Two Russian cosmonauts and a US astronaut returned to Earth from the International Space Station today.
They left behind a skeleton crew to maintain the outpost until replacements arrive later this month.
Outgoing station commander Pavel Vinogradov, NASA astronaut Chris Cassidy and Russian cosmonaut Alexander Misurkin touched down in Kazakhstan just before 9am local time (4am Irish time), ending a more than five-month stay on the ISS.
Despite fatigue from their long trip, the space travellers sat for questions at an airport near their landing site.
Mr Cassidy said he did not think a trip to Mars was in his immediate plans.
"Oh, I think Mars is a long way to wait, and I'd love to go but we'll see what's in store for us. Maybe Sasha and I will go to Mars together sometime."
Before leaving the ISS, Mr Vinogradov, a veteran of three space flights, transferred command of the $100bn station, a project of 15 nations, to fellow cosmonaut Fyodor Yurchikhin, who remains aboard with Italian astronaut Luca Parmitano and NASA's Karen Nyberg.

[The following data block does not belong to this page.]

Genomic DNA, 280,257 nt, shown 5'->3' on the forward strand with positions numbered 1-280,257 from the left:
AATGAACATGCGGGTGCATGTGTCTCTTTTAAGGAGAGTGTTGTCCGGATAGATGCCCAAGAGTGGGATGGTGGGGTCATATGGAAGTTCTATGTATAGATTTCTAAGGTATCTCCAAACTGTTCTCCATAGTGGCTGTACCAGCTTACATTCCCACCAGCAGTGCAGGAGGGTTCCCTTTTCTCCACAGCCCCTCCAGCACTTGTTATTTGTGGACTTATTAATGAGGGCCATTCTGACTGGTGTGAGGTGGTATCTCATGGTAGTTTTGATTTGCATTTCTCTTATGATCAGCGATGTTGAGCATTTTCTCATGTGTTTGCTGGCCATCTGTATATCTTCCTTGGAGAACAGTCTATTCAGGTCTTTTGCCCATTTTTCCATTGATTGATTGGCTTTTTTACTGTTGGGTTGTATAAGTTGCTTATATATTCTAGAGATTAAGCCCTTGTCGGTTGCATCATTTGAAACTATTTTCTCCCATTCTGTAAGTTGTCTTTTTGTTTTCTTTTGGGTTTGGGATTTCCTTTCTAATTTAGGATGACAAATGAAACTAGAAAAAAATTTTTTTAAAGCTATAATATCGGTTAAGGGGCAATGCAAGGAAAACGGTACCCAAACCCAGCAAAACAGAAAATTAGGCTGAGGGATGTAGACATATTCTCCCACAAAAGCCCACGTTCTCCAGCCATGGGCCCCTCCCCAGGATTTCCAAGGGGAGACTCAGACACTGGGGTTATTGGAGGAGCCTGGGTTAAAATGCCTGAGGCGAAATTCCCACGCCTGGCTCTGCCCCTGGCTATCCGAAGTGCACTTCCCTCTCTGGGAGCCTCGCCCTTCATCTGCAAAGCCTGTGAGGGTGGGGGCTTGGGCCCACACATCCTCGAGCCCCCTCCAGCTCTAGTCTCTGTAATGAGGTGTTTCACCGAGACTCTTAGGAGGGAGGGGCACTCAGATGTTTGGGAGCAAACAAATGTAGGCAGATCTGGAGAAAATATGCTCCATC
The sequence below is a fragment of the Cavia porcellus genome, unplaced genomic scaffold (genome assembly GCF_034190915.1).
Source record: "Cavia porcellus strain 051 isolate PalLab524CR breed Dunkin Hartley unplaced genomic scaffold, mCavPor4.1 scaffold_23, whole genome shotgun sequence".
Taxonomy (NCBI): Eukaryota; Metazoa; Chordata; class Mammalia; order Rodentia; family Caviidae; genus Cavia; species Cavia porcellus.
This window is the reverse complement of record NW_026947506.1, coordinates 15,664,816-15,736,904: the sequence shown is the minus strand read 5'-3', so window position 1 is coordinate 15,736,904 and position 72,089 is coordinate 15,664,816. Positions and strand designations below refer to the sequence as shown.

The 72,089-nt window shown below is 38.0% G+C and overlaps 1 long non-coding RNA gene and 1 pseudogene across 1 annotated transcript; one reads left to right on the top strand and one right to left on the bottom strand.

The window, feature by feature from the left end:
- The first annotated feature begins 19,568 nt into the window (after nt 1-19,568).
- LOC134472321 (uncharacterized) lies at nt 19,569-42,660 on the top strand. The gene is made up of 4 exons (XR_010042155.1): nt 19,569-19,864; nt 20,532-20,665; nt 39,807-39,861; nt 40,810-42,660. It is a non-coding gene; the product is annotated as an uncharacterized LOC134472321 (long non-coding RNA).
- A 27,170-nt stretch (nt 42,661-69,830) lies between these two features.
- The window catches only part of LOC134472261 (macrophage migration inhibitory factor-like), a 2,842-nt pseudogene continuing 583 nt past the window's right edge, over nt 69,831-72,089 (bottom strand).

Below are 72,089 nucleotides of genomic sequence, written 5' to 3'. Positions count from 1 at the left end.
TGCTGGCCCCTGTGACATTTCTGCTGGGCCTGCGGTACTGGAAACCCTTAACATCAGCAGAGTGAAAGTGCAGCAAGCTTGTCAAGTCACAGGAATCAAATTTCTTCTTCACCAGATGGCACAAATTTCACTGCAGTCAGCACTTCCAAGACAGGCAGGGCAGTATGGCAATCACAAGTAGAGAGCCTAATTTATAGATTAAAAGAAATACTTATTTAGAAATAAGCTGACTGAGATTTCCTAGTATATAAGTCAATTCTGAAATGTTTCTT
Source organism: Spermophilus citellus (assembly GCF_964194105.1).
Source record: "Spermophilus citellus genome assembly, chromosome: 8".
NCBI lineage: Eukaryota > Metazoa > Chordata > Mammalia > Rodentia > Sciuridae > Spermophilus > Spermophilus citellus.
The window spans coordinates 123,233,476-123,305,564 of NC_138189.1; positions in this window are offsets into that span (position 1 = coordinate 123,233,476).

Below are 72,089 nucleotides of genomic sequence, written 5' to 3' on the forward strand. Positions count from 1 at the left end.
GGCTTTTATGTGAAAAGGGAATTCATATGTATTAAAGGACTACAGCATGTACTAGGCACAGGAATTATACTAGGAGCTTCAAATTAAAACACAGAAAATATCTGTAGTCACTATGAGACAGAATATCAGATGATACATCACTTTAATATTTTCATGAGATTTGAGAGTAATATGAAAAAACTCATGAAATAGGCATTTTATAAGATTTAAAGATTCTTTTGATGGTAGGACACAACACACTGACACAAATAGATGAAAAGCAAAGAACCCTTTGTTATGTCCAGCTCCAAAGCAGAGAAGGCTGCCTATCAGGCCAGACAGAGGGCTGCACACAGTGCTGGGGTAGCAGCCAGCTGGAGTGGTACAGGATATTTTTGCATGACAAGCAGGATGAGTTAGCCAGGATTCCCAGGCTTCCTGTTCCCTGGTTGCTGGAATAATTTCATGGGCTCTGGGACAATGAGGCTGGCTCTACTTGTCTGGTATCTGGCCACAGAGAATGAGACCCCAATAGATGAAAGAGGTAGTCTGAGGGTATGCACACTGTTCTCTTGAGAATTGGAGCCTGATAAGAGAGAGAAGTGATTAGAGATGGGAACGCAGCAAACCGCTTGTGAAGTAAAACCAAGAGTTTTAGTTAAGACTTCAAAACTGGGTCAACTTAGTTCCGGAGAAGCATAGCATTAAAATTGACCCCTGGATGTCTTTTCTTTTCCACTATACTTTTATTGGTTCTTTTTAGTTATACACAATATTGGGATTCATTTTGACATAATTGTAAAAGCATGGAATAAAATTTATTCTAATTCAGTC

The crew even celebrated his 61st birthday before he left.
"Well, we had a very modest celebration. This was a standard working day for us. Of course, the whole crew gathered together in the evening.
"They congratulated me early in the morning, Sasha (Misurkin) even had presents for me," Mr Vinogradov said.
Following medical checks, Mr Vinogradov and Mr Misurkin will be flown to Star City near Moscow.
Mr Cassidy will fly on a NASA jet back to the Johnson Space Centre in Houston.
A replacement space station crew, headed by veteran cosmonaut Oleg Kotov and including rookies Sergey Ryazanskiy and Mike Hopkins, is due to launch on 25 September.